The COPD Foundation does not endorse any of the medications listed in this article. Talk to your doctor about which medication is best for you before beginning any treatment.
It is estimated that between one in ten or even one in five patients with COPD are affected by osteoporosis.
Osteoporosis is a disease in which the mineral density of the bones is inappropriately low, compared with what is expected as a result of the normal aging process. The consequence of low bone density includes an increased risk of fractures. In the general population, osteoporosis is more prevalent in postmenopausal women and between men older than 75 years, probably due to age-related changes in sex hormones.
Karen Deitemeyer says she would go in for a bone density test every year and what brought her to question if she had osteoporosis was her chronic lower back pain.
“I finally mentioned it to my doctor and they did another bone density test, and realized I had compression fractures, way low on my spine. That’s what the pain and swelling was from,” she says.
Additional risk factors include lack of exercise, being underweight, poor nutritional status, alcohol and tobacco use. The use of systemic steroids is another risk factor. Unfortunately, many of these risk factors are shared by patients with COPD: advanced age, tobacco use, lack of exercise, low weight and systemic steroid use. Therefore, it is not surprising that osteoporosis is so common in patients with COPD.
Deitemeyer says that to help her osteoporosis, she started taking a Teriparatide injection daily for 24 months. She says this medication helped re-grow her bones.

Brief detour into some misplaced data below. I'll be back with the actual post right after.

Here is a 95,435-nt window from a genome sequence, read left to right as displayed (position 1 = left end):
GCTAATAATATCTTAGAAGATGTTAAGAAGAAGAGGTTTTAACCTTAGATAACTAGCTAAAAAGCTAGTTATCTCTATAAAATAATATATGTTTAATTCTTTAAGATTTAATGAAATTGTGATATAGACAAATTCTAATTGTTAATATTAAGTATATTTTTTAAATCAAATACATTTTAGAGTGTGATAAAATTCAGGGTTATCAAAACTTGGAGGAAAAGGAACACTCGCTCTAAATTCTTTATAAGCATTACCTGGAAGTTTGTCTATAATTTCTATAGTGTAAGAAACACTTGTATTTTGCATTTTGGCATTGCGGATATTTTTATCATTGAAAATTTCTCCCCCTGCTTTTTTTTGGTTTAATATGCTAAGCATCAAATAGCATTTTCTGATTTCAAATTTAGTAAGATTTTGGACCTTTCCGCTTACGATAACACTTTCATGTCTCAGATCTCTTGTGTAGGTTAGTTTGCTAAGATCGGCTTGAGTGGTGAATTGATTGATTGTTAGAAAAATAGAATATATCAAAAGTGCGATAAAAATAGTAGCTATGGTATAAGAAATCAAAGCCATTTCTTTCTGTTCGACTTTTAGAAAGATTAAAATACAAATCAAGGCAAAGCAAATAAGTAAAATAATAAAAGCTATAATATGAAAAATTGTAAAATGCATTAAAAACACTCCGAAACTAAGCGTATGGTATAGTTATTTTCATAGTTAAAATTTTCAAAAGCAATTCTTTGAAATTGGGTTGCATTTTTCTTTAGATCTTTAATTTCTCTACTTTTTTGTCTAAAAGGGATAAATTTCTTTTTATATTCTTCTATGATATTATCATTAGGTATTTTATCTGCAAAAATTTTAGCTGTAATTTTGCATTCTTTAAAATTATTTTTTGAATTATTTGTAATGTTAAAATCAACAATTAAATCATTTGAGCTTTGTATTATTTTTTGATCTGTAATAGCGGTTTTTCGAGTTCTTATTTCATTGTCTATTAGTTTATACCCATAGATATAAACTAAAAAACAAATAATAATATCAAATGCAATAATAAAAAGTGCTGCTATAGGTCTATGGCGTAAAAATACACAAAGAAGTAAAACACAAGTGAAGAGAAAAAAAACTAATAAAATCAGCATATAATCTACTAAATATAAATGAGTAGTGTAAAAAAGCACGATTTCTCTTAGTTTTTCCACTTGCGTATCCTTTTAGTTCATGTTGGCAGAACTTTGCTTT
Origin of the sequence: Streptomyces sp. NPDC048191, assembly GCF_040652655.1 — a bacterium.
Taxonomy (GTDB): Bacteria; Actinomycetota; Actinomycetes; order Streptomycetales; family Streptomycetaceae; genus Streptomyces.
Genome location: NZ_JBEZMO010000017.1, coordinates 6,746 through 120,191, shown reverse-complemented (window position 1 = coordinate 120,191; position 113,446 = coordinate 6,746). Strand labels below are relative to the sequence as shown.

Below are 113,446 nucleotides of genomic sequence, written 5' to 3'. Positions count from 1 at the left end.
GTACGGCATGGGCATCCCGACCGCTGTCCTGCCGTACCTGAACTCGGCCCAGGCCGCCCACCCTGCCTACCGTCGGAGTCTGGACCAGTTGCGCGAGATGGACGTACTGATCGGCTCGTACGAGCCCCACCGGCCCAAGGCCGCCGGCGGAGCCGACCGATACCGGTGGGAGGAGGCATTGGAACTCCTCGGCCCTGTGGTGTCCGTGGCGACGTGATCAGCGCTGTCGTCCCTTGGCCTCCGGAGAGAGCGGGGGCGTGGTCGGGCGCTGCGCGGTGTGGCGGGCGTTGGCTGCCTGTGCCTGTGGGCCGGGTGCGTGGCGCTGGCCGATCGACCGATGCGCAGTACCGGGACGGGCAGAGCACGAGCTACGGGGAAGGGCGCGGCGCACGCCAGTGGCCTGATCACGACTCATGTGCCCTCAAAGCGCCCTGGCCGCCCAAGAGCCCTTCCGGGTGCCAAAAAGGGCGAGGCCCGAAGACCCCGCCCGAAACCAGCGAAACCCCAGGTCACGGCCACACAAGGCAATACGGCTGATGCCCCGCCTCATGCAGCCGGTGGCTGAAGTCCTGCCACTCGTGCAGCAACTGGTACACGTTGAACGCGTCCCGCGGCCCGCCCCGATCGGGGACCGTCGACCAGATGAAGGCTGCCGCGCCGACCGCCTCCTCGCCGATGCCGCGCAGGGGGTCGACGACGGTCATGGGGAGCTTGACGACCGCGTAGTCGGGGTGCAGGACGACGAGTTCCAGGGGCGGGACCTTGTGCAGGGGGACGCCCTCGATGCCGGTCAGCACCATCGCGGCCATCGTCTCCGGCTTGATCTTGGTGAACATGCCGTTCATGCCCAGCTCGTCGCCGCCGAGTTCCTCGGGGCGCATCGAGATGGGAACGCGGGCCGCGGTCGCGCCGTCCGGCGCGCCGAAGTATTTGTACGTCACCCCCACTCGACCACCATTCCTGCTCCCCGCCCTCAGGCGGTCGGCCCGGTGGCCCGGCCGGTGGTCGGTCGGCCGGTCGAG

The medication Deitemeyer was using contains a synthetic form of natural human hormone called parathyroid hormone (PTH). It works by causing the body to build new bone and by increasing bone strength and density (thickness).
Deitemeyer says one can only use that medication for two years, so after her two years were up, she switched back to Fosamax. It was during this time she was diagnosed with breast cancer and had to start taking an aromatase inhibitor.
“You take it because it is the best chance of not having a breast cancer recurrence. But one of the main side effects is that it causes more bone loss,” Deitemeyer says. “So after a year, my T-scores were worse than the two years when I injected myself. But I had no choice—it was my only option to prevent breast cancer recurrence.”
A T-score shows how much your bone mass varies or deviates from the average bone mass of a healthy adult.
Deitemeyer is constantly dealing with her different medications for her separate comorbidities, and is always on alert if she gets a twinge in her back, cautious to go up and down stairs and lift things up.
“I take calcium and Vitamin D every day, do weight-baring exercises, and diets are always good,” she says. “I keep active by walking…I live in Florida so I get outside a lot, and it does help.”
(Because of her breast cancer medications and corticosteroids, she is also taking another Biphosphonate, a much stronger one.)
“My advice to anyone who is on medication that contain a corticosteroid, is to get a bone density test. It’s one of the few that don’t hurt. It’s easy and you can really help yourself by doing so,” Deitemeyer.